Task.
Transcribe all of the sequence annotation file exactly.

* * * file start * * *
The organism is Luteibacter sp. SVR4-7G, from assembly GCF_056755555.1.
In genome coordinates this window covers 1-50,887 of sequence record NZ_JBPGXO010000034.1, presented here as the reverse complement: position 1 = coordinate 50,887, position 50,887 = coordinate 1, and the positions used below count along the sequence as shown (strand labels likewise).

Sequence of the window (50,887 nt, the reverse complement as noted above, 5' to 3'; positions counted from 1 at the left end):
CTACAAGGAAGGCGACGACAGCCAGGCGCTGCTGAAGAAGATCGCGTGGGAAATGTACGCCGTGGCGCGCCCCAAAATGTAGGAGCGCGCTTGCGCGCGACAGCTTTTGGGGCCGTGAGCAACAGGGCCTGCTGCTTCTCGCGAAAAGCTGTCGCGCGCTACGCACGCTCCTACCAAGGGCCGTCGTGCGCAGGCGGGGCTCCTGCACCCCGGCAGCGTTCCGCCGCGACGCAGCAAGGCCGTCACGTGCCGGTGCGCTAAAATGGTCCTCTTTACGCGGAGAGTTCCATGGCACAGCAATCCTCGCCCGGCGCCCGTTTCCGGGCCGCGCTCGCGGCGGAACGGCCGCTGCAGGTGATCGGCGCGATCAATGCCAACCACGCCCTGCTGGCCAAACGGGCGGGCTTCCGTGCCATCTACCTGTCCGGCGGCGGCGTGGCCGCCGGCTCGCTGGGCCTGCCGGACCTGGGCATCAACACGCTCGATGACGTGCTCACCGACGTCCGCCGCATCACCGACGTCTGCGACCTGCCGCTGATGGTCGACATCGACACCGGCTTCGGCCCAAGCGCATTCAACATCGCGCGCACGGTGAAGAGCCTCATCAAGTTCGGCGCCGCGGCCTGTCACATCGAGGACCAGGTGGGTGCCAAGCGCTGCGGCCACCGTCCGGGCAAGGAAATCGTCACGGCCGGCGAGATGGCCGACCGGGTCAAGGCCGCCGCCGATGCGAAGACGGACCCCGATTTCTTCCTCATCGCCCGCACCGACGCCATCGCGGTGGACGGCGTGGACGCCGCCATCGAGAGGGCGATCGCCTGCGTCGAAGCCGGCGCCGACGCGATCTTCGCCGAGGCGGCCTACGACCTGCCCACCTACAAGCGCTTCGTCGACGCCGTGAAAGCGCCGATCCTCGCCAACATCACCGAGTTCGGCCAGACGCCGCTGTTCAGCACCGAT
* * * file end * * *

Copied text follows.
The organism is Luteibacter sp. SVR4-7G, from assembly GCF_056755555.1.
In genome coordinates this window covers 1-50,887 of sequence record NZ_JBPGXO010000034.1, presented here as the reverse complement: position 1 = coordinate 50,887, position 50,887 = coordinate 1, and the positions used below count along the sequence as shown (strand labels likewise).

Sequence of the window (50,887 nt, the reverse complement as noted above, 5' to 3'; positions counted from 1 at the left end):
CTACAAGGAAGGCGACGACAGCCAGGCGCTGCTGAAGAAGATCGCGTGGGAAATGTACGCCGTGGCGCGCCCCAAAATGTAGGAGCGCGCTTGCGCGCGACAGCTTTTGGGGCCGTGAGCAACAGGGCCTGCTGCTTCTCGCGAAAAGCTGTCGCGCGCTACGCACGCTCCTACCAAGGGCCGTCGTGCGCAGGCGGGGCTCCTGCACCCCGGCAGCGTTCCGCCGCGACGCAGCAAGGCCGTCACGTGCCGGTGCGCTAAAATGGTCCTCTTTACGCGGAGAGTTCCATGGCACAGCAATCCTCGCCCGGCGCCCGTTTCCGGGCCGCGCTCGCGGCGGAACGGCCGCTGCAGGTGATCGGCGCGATCAATGCCAACCACGCCCTGCTGGCCAAACGGGCGGGCTTCCGTGCCATCTACCTGTCCGGCGGCGGCGTGGCCGCCGGCTCGCTGGGCCTGCCGGACCTGGGCATCAACACGCTCGATGACGTGCTCACCGACGTCCGCCGCATCACCGACGTCTGCGACCTGCCGCTGATGGTCGACATCGACACCGGCTTCGGCCCAAGCGCATTCAACATCGCGCGCACGGTGAAGAGCCTCATCAAGTTCGGCGCCGCGGCCTGTCACATCGAGGACCAGGTGGGTGCCAAGCGCTGCGGCCACCGTCCGGGCAAGGAAATCGTCACGGCCGGCGAGATGGCCGACCGGGTCAAGGCCGCCGCCGATGCGAAGACGGACCCCGATTTCTTCCTCATCGCCCGCACCGACGCCATCGCGGTGGACGGCGTGGACGCCGCCATCGAGAGGGCGATCGCCTGCGTCGAAGCCGGCGCCGACGCGATCTTCGCCGAGGCGGCCTACGACCTGCCCACCTACAAGCGCTTCGTCGACGCCGTGAAAGCGCCGATCCTCGCCAACATCACCGAGTTCGGCCAGACGCCGCTGTTCAGCACCGAT